The punishment for this offense is variable; however, the solicitation of a minor will always be charged as one classification lower than the offense that was allegedly solicited from the minor. For instance, if the accusation is that an adult solicited a crime that would have been a Class C felony on its own, the offense would be prosecuted as a Class D felony. Accordingly, it is possible for a Class E felony to drop down to a Class A misdemeanor.
Defined as unlawful sexual contact, sexual battery describes sexual contact with any other person through coercion or force; without the consent of the alleged victim, including instances in which consent is not possible to obtain; or through any act of fraud. In order to allege that coercion was used by the defendant in the commission of sexual battery, the district attorney will need to claim that the defendant threatened violence, force, extortion, or kidnapping. As a Class E felony, this charge is punishable with a mandatory minimum prison sentence of a single year.
Sexual battery can be elevated to an aggravated form if it is alleged that the defendant committed the offense while using a weapon as a means of force or coercion, causing bodily harm, engaging in the offense with the help of another person, or if the victim is less than 13 years old. Aggravated sexual battery is prosecuted as a Class B felony, and it carries a mandatory minimum sentence of eight years in prison. In order for the base offense to be elevated to its aggravated form when another person is present, it will also be necessary to prove that the defendant either should have been aware that the victim was not capable of providing consent or that force/coercion was used.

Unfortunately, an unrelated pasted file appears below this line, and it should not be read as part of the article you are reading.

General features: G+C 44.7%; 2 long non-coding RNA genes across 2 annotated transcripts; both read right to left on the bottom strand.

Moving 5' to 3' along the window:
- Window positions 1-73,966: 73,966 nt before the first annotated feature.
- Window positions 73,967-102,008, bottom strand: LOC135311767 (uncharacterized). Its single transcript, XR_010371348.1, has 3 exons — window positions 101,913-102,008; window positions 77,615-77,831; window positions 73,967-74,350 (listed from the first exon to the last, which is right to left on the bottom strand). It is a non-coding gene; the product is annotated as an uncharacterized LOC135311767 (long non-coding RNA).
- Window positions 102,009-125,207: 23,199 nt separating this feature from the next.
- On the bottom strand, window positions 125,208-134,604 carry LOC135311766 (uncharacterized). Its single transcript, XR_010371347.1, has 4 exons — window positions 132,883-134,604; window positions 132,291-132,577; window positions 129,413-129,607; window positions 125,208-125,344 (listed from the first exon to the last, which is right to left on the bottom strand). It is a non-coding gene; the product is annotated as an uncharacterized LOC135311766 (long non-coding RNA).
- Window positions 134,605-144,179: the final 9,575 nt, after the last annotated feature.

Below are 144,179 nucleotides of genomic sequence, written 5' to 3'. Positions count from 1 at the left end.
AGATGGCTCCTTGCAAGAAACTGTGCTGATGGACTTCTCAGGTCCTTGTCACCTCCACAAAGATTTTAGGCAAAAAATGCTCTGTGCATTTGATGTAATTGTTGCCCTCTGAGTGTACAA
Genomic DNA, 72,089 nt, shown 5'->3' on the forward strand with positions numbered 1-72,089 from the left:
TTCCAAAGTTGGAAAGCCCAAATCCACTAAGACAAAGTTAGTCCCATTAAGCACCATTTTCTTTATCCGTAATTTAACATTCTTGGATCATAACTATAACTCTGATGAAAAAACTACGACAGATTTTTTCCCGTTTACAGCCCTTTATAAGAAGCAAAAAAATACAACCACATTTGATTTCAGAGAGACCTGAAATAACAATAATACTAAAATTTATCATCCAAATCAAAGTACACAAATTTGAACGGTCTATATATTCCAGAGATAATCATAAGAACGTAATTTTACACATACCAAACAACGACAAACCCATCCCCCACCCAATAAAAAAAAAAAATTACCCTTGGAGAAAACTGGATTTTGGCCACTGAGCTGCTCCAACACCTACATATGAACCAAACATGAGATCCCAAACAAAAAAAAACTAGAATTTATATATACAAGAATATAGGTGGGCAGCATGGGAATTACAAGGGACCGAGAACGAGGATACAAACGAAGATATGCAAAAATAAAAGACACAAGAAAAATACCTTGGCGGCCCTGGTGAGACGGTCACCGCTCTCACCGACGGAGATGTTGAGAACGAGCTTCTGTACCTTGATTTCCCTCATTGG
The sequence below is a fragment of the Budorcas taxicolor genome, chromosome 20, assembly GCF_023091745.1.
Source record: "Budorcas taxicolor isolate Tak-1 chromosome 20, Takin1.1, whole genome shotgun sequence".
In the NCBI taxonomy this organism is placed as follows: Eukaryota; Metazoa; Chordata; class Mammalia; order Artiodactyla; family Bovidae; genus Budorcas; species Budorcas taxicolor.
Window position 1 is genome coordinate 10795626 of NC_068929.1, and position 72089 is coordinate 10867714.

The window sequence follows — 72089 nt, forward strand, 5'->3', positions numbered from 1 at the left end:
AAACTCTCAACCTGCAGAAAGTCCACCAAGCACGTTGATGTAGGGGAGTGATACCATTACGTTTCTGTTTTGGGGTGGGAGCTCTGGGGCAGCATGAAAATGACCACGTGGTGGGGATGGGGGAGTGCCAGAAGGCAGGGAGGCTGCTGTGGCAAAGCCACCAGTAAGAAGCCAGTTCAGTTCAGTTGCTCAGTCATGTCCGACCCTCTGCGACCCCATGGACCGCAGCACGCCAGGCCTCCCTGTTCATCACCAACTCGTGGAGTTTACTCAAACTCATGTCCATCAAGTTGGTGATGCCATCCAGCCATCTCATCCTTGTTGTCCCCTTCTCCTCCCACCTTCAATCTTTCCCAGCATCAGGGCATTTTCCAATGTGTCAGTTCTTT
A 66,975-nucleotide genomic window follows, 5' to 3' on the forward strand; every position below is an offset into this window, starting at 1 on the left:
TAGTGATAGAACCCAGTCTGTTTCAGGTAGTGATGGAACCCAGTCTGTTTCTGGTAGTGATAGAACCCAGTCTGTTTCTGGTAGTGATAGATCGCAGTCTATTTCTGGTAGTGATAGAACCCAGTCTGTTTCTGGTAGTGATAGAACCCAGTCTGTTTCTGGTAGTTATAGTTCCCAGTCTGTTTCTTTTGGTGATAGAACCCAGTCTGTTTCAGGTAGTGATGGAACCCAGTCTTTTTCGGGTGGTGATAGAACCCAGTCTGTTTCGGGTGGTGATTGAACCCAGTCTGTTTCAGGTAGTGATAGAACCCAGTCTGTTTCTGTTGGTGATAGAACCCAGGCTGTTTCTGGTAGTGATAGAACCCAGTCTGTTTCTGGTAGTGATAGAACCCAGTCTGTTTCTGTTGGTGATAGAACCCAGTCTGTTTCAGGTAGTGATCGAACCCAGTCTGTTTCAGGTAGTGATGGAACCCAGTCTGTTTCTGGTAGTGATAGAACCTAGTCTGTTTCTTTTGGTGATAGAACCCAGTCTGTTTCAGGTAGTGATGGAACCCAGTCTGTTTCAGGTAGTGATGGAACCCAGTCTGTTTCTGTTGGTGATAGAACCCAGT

This offense is used to prosecute individuals that police allege possess any depiction involving minors whom are engaged in actual sexual activity or any simulated sexual activity considered to be inherently offensive. Defendants can be charged with a separate count of this offense for each individual visual representation of such an activity. However, if an individual is alleged to posses at least 50 or more depictions, the offense will be charged as a single elevated charge. If more than 100 depictions are involved, the charge will be further elevated. Depending on the circumstances of the charge, this offense may be prosecuted as a Class D, Class C, or even Class B felony.
The base charge of sexual exploitation of a minor may be elevated to an aggravated and even an especially aggravated form of the offense. The aggravated form will be used if the defendant is believed to have sold, promoted, transported, distributed, exchanged, or purchased any material described by the base claim—even the alleged intent to do so may result in aggravated charges. Aggravated sexual exploitation of a minor will be charged as either a Class A or Class B felony, depending on the number of depictions alleged in the case.
The most serious form of this offense is what is termed especially aggravated sexual exploitation of a minor—a single count of which constitutes a Class B felony. This charge may be used when the police suspect that the defendant has directly contributed to either the performance of the acts defined in the base charge or the production of such material. Depending on the circumstances of the case, an individual might be charged multiple times and could conceivably be punished with consecutive sentences.